As devout readers of Rowling's novels know all too well the only foolproof shield against Voldemort's minions is the Bananicus Republicum charm.
Based on Cornelia Funke’s best-selling children’s book Inkheart takes its literary inspirations literally. It revolves around a father Mortimer “Mo” Folchart (Brendan Fraser) and his 12-year-old daughter Meggie (Eliza Hope Bennett) who share a gift -- or curse -- of being able to make characters leap out of the pages just by reading aloud. Unfortunately whenever they do this a real person must then be transferred into the book as a replacement. It can get complicated especially when Mo accidentally sends his wife (Sienna Guillory) into a book called Inkheart only to bring out its villains to wreak havoc on the real world. He spends the next nine years trying to find another copy of the book and bring her back while one of the book’s main characters Dustfinger (Paul Bettany) follows Mo trying to get back into the book. An adventure waiting to happen! The entire cast is wonderfully in tune with the whimsical tone of this inventive and clever story. Fraser doesn’t stretch any acting muscles but serves the film well as its central father figure and hero. Bettany (Master and Commander) as the literary sidekick Dustfinger steals the whole show giving his character heaping amounts of irony warmth and humanity. Joining them is Helen Mirren who adds an element of elegance and uptightness as the great aunt swept along for the ride. Andy Serkis (LOTR’s Gollum) is properly villainous throughout while Brit Jim Broadbent (Iris) is daffy and hilarious as the author of Inkheart who keeps complicating matters for everyone. Inkheart uses sheer imaginative filmmaking prowess with an engaging story that feels as original and fresh as it does familiar. Director Iain Softley (Wings of the Dove) makes the most of the colorful European locations including the picturesque Italian Riviera transformed into storybook heaven. The film is well-paced carrying a great subtle message about the powers of reading and creative writing. Much like the Oscar-nominated The Reader -- a wildly different kind of movie to be sure -- this film shows the joys of getting lost and in this case found in the world of books.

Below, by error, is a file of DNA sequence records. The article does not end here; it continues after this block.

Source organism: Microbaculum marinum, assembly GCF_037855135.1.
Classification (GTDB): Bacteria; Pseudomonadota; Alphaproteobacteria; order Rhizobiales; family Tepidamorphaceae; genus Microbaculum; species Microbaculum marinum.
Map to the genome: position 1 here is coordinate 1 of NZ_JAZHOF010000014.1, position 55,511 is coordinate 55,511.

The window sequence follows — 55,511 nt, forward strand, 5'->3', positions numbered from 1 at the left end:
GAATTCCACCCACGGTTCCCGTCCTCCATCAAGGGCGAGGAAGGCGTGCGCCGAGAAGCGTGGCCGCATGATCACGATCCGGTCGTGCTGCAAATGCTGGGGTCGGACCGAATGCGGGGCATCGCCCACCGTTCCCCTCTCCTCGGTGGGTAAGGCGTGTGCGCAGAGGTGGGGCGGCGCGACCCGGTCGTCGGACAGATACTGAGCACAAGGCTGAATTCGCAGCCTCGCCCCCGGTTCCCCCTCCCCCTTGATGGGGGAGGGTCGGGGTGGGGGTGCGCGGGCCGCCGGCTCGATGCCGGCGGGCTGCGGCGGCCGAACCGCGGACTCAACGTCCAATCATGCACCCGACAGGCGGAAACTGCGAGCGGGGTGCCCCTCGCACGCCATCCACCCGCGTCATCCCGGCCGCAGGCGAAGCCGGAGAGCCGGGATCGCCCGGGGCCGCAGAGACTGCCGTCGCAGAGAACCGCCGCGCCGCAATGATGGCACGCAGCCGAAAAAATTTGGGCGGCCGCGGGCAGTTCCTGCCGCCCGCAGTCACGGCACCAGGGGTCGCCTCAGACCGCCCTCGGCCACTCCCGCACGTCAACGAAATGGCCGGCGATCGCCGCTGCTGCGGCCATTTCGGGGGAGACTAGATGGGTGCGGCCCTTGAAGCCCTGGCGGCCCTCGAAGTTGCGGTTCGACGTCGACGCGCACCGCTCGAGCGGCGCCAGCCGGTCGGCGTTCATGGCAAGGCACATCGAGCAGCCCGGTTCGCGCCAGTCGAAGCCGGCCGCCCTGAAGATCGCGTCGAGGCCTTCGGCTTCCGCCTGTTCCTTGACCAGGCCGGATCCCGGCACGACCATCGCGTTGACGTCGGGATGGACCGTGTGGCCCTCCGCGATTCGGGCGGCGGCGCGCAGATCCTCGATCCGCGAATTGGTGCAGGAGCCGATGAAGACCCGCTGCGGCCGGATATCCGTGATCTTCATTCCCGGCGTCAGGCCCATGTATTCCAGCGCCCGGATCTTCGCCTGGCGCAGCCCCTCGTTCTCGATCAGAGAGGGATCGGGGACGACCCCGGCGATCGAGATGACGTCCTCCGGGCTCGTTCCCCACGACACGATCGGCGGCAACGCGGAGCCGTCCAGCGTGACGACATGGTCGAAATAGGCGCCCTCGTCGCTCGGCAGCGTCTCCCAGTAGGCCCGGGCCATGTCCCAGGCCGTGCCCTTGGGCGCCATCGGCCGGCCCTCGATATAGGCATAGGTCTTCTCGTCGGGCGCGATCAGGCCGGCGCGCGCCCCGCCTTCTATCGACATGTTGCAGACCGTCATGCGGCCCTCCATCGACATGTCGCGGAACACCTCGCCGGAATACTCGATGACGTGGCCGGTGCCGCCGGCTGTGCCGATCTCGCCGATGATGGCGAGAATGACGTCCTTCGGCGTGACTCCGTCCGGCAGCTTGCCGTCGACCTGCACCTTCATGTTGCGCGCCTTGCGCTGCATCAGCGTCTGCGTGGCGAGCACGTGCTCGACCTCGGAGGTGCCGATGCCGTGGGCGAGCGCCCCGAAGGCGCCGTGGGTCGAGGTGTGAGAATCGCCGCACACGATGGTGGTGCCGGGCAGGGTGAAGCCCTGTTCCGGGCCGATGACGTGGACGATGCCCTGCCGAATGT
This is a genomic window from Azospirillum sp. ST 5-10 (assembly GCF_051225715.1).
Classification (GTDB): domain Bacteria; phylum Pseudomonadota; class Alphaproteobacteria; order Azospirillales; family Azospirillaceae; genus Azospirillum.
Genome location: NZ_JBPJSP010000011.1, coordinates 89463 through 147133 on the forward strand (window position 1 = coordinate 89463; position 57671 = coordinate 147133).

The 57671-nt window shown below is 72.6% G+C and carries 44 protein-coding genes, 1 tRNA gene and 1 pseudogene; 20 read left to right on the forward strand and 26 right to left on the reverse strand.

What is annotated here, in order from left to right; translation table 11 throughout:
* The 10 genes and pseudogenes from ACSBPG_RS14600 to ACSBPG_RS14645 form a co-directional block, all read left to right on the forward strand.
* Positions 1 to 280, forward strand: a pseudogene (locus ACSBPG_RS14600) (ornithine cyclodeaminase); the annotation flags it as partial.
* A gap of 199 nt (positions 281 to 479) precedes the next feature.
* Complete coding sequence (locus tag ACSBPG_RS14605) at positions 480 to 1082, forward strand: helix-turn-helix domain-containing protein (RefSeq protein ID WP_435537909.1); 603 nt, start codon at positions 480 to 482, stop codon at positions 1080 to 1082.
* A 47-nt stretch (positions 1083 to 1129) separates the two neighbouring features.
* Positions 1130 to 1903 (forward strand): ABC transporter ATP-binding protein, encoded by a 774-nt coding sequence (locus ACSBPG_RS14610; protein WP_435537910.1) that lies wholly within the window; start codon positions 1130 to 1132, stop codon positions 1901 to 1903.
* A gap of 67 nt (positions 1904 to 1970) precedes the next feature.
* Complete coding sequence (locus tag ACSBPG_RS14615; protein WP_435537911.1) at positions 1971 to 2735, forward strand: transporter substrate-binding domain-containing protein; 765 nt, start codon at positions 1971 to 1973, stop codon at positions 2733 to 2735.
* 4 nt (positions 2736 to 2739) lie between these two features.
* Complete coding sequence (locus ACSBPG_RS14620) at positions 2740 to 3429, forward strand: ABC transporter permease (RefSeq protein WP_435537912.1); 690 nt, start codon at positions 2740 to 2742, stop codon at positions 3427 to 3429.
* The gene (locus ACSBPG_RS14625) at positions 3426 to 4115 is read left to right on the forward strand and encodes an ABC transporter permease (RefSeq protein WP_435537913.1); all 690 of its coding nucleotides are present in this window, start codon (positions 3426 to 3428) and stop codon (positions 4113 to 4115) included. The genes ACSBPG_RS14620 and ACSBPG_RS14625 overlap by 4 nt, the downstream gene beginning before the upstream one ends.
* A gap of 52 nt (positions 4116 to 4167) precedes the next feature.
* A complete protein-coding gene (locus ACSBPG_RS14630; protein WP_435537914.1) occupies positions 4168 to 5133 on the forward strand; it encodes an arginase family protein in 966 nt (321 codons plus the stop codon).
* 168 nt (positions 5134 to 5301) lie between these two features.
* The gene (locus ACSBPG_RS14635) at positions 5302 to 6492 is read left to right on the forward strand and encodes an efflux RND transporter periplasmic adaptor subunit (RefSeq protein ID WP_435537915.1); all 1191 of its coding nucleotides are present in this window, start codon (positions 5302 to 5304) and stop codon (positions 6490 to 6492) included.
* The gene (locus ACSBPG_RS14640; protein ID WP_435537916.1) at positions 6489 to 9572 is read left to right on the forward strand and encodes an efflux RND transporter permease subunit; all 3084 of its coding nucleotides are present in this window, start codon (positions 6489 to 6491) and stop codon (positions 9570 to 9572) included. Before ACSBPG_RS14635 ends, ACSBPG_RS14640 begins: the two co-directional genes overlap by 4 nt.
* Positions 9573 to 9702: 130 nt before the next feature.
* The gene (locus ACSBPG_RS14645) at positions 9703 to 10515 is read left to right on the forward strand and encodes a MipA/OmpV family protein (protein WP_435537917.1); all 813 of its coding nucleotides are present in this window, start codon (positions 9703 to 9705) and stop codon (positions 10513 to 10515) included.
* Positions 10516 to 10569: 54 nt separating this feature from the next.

Thousands of budding actresses who auditioned for a part in the new Harry Potter movie have been left disappointed after producers gave the part to an established star.
Auditions for the part of Lavender Brown in Harry Potter and the Half-Blood Prince went to Jessie Cave, 20, who is currently filming new movie Inkheart with Helen Mirren.
The casting stated no acting experience was necessary and attracted 7,000 hopefuls.
Director David Yates and Cave were unavailable for comment.
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Kid Rock is tired of the rumors about his relationship with Pamela Anderson, who he's been dating since they met at the VH1 Divas 2001 tribute to Aretha Franklin in New York City this past spring. The latest rumors going around allege that the couple is engaged and that Anderson is pregnant with Kid Rock's kid. According to Launch.com, reps at Lava/Atlantic Records, Kid Rock's label, have denied those rumors.
"You know what? I'm not even gonna comment on any of that stuff anymore," Kid Rock told the online music publication. "It's just ridiculous...I'll tell you this much: There's not...people that make up a lot of things, and I have no idea where they start at. And I understand my life is public and people have a right to know, but until I say something I don't think anyone has a right to pry. That's why I live in the woods." Well Kid, maybe if you stopped rubbing against Pamela and talking about your bedroom behavior in public, like you did at this year's MTV Video Music Awards, people wouldn't think you were doing that in the woods. Keep it indoors, buddy!
Jackson's fans take over Times Square for in-store appearance